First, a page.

Tuesday, June 21, 2011

Seeing Status-Seeking Statements Everywhere

I follow humblebrag on twitter, and have often chuckled when the feed re-tweets people boasting about their achievements under the guise of humility. But for some reason (curator) Harris Wittels' article summarizing the most flagrant humblebraggers gives me some anxiety about supporting the feed and evangelizing for it.

Perhaps this is just the paradox of funny things losing their appeal once they are explained, kind of like growing to loathe a song once you come to realize what the lyrics actually mean.

But I think my anxiety runs a bit deeper than that. Consider Wittels' sarcastic take-down of "a very specific type of humblebrag, which is the 'some person did something great and I am very good friends with them' Humblebrag."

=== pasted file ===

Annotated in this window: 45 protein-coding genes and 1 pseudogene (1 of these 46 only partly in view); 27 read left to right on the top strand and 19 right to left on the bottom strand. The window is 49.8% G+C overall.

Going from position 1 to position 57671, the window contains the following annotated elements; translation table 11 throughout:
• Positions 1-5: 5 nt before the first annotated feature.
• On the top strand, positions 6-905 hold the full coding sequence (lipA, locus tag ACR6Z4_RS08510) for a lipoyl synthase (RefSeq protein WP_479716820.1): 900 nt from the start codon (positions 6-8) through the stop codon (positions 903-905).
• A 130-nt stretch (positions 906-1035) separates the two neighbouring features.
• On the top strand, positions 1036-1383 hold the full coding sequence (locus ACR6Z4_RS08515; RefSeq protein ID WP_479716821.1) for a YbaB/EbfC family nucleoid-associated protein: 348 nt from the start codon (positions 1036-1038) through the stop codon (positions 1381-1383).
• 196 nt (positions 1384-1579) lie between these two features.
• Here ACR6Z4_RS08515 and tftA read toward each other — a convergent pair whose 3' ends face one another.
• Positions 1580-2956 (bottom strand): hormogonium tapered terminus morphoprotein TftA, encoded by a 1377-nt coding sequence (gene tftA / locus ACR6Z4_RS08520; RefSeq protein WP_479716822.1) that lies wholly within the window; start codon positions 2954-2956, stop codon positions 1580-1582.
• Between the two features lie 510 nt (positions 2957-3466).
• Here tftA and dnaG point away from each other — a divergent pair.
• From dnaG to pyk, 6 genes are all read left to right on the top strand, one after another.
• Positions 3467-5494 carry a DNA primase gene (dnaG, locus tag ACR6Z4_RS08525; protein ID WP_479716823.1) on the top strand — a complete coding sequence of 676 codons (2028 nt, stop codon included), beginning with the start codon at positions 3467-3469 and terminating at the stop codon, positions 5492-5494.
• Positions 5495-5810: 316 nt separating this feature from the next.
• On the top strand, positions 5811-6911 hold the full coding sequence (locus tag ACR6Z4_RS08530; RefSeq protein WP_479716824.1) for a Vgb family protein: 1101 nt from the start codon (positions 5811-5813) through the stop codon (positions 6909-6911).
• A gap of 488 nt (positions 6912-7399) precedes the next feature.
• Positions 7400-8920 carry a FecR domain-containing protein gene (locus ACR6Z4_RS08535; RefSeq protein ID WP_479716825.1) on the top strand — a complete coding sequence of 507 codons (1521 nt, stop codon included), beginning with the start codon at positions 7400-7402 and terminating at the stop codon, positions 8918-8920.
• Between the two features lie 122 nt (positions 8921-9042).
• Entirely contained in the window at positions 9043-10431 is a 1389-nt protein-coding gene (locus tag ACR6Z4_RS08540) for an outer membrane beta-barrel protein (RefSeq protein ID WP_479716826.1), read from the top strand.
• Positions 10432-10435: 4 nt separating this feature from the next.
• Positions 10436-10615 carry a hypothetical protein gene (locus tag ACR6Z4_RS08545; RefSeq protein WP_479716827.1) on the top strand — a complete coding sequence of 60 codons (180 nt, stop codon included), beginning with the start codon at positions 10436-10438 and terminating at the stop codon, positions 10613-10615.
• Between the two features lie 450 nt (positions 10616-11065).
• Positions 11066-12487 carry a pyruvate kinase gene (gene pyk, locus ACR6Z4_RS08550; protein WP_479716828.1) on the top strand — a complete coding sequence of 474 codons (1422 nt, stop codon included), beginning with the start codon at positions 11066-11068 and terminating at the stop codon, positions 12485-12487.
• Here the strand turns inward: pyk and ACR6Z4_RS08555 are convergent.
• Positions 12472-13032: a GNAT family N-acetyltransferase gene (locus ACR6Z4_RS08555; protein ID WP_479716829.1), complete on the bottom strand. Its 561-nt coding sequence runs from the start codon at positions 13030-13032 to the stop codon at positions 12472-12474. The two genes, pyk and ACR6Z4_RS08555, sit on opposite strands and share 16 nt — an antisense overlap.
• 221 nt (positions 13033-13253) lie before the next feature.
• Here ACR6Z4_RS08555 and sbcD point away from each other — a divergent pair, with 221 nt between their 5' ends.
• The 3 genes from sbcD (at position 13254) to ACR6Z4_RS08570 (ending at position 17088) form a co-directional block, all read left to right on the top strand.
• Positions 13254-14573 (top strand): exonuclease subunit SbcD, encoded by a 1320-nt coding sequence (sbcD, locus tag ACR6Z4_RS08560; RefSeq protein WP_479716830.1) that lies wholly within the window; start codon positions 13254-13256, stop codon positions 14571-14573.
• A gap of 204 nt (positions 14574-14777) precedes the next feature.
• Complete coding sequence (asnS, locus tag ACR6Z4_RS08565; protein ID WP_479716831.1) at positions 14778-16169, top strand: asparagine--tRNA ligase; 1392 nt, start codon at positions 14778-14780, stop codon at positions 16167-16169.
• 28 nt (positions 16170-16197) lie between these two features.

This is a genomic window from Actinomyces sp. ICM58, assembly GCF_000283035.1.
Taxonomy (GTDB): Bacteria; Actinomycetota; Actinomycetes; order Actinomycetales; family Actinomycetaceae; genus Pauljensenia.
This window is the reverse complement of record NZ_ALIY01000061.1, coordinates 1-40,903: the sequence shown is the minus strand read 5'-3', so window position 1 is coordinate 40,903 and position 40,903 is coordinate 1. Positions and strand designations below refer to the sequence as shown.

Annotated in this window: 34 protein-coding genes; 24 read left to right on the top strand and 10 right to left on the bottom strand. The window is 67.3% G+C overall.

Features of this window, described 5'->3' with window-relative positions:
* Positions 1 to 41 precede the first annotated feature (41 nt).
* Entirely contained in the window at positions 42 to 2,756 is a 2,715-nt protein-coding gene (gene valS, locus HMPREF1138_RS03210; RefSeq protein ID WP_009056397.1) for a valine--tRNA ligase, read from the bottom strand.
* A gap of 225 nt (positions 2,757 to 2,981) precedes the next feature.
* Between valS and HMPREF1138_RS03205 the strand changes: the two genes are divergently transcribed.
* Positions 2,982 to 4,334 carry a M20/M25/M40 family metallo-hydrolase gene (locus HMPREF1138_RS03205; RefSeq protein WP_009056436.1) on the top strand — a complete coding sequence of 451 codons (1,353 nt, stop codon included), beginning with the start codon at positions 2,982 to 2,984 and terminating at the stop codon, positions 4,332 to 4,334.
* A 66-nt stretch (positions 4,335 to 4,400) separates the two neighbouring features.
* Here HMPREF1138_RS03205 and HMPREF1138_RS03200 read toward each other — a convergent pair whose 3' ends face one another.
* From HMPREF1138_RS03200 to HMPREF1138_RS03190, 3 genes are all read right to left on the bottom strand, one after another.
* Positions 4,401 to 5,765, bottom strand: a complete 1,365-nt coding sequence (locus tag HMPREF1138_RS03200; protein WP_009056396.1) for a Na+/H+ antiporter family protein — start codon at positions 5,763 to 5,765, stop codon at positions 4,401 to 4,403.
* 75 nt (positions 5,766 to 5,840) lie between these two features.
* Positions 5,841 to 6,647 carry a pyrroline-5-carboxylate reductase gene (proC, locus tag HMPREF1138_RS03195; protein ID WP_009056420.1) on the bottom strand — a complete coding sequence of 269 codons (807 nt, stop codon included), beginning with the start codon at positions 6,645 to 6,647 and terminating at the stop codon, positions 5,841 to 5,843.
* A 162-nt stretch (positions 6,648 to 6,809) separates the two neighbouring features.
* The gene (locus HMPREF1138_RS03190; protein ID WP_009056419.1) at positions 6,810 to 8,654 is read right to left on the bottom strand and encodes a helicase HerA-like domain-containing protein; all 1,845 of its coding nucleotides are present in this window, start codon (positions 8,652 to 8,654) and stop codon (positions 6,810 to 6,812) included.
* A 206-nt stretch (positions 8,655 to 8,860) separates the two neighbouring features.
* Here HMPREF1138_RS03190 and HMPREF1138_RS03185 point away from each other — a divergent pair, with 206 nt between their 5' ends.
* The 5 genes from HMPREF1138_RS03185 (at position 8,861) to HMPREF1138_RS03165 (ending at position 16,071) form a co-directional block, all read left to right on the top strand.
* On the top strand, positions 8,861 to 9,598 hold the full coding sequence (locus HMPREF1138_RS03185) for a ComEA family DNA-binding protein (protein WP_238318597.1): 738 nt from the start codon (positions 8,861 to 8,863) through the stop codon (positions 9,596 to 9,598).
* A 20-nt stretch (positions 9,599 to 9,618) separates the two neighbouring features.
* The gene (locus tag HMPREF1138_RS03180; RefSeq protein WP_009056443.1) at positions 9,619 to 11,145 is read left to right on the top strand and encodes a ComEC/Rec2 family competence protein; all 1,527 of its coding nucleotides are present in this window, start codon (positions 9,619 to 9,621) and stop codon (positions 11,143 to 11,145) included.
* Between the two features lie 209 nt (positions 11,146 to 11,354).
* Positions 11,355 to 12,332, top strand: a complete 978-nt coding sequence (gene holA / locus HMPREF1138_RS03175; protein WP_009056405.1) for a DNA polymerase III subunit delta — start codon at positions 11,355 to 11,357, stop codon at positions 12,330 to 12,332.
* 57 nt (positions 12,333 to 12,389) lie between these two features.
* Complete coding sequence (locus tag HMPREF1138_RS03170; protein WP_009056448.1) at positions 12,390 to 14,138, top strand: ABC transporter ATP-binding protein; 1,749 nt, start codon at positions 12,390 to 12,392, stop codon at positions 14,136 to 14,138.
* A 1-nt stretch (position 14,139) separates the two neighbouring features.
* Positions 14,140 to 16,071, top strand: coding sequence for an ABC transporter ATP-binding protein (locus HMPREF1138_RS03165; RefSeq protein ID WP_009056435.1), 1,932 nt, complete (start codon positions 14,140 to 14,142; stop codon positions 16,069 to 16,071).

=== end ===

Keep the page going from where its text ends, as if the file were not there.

There's no doubt that mentioning your association with high-status people and institutions is a great way to seem high-status. But we also have to respect these would-be humblebraggers' plausible deniability, which is that they might really just be happy for their friends.

To me, it is this plausible deniability that distinguishes between having a conversation and bragging. It is typically socially acceptable to mention an accomplishment of yours if it comes up naturally in a thread that you did not initiate.

The logical conclusion of humblebrag and like-minded feeds continuing to rise in popularity is that people will become especially conscious of not bragging. Rather than making people more earnest, I think this will likely make them more mysterious. Since I'd prefer more earnestness, I say to err on the side of bragging, as long as it is real.

Full disclosure: I once sent in a tweet to humblebrag@gmail.com that I thought was a particularly good instance of humblebragging and got no response, so I might just be bitter.